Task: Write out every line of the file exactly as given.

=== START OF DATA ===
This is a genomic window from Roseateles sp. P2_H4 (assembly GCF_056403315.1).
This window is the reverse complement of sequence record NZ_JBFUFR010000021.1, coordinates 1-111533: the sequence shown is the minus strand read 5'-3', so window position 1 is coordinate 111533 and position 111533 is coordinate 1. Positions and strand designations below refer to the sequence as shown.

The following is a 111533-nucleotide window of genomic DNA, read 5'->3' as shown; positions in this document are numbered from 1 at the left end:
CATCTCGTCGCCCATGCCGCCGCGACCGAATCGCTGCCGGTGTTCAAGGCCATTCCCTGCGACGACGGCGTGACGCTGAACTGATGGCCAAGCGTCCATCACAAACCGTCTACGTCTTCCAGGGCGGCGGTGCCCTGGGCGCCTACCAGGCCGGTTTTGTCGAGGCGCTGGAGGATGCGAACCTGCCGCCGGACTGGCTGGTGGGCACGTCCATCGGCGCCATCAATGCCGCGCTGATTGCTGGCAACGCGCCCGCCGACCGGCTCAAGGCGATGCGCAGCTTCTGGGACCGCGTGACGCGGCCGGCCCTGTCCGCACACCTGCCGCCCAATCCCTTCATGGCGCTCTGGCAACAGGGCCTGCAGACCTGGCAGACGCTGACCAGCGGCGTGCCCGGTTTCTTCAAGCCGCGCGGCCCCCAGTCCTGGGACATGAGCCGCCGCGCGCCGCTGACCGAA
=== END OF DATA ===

This is a genomic window from Roseateles sp. P2_H4 (assembly GCF_056403315.1).
This window is the reverse complement of sequence record NZ_JBFUFR010000021.1, coordinates 1-111533: the sequence shown is the minus strand read 5'-3', so window position 1 is coordinate 111533 and position 111533 is coordinate 1. Positions and strand designations below refer to the sequence as shown.

The following is a 111533-nucleotide window of genomic DNA, read 5'->3' as shown; positions in this document are numbered from 1 at the left end:
CATCTCGTCGCCCATGCCGCCGCGACCGAATCGCTGCCGGTGTTCAAGGCCATTCCCTGCGACGACGGCGTGACGCTGAACTGATGGCCAAGCGTCCATCACAAACCGTCTACGTCTTCCAGGGCGGCGGTGCCCTGGGCGCCTACCAGGCCGGTTTTGTCGAGGCGCTGGAGGATGCGAACCTGCCGCCGGACTGGCTGGTGGGCACGTCCATCGGCGCCATCAATGCCGCGCTGATTGCTGGCAACGCGCCCGCCGACCGGCTCAAGGCGATGCGCAGCTTCTGGGACCGCGTGACGCGGCCGGCCCTGTCCGCACACCTGCCGCCCAATCCCTTCATGGCGCTCTGGCAACAGGGCCTGCAGACCTGGCAGACGCTGACCAGCGGCGTGCCCGGTTTCTTCAAGCCGCGCGGCCCCCAGTCCTGGGACATGAGCCGCCGCGCGCCGCTGACCGAA